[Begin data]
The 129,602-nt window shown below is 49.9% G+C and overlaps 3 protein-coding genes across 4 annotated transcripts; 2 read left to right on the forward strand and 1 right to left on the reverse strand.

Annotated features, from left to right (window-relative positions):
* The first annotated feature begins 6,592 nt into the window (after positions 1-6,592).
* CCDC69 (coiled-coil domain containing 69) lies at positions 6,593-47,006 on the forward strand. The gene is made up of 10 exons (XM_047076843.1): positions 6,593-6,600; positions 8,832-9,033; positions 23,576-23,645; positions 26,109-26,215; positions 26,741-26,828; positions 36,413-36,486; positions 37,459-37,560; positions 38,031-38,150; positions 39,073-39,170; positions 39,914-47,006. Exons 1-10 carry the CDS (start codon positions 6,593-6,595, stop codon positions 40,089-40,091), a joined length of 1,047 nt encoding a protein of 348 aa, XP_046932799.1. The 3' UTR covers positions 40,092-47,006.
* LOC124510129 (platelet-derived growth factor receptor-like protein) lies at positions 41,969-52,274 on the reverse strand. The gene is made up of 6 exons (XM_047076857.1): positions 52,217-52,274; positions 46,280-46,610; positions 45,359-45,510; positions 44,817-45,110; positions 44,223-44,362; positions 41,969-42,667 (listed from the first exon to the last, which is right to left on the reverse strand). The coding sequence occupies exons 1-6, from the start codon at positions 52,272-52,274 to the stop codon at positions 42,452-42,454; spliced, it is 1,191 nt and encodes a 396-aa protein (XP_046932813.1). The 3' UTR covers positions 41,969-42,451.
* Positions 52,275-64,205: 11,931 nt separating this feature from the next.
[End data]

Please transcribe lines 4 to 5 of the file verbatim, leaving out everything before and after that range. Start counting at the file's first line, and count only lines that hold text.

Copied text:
* CCDC69 (coiled-coil domain containing 69) lies at positions 6,593-47,006 on the forward strand. The gene is made up of 10 exons (XM_047076843.1): positions 6,593-6,600; positions 8,832-9,033; positions 23,576-23,645; positions 26,109-26,215; positions 26,741-26,828; positions 36,413-36,486; positions 37,459-37,560; positions 38,031-38,150; positions 39,073-39,170; positions 39,914-47,006. Exons 1-10 carry the CDS (start codon positions 6,593-6,595, stop codon positions 40,089-40,091), a joined length of 1,047 nt encoding a protein of 348 aa, XP_046932799.1. The 3' UTR covers positions 40,092-47,006.
* LOC124510129 (platelet-derived growth factor receptor-like protein) lies at positions 41,969-52,274 on the reverse strand. The gene is made up of 6 exons (XM_047076857.1): positions 52,217-52,274; positions 46,280-46,610; positions 45,359-45,510; positions 44,817-45,110; positions 44,223-44,362; positions 41,969-42,667 (listed from the first exon to the last, which is right to left on the reverse strand). The coding sequence occupies exons 1-6, from the start codon at positions 52,272-52,274 to the stop codon at positions 42,452-42,454; spliced, it is 1,191 nt and encodes a 396-aa protein (XP_046932813.1). The 3' UTR covers positions 41,969-42,451.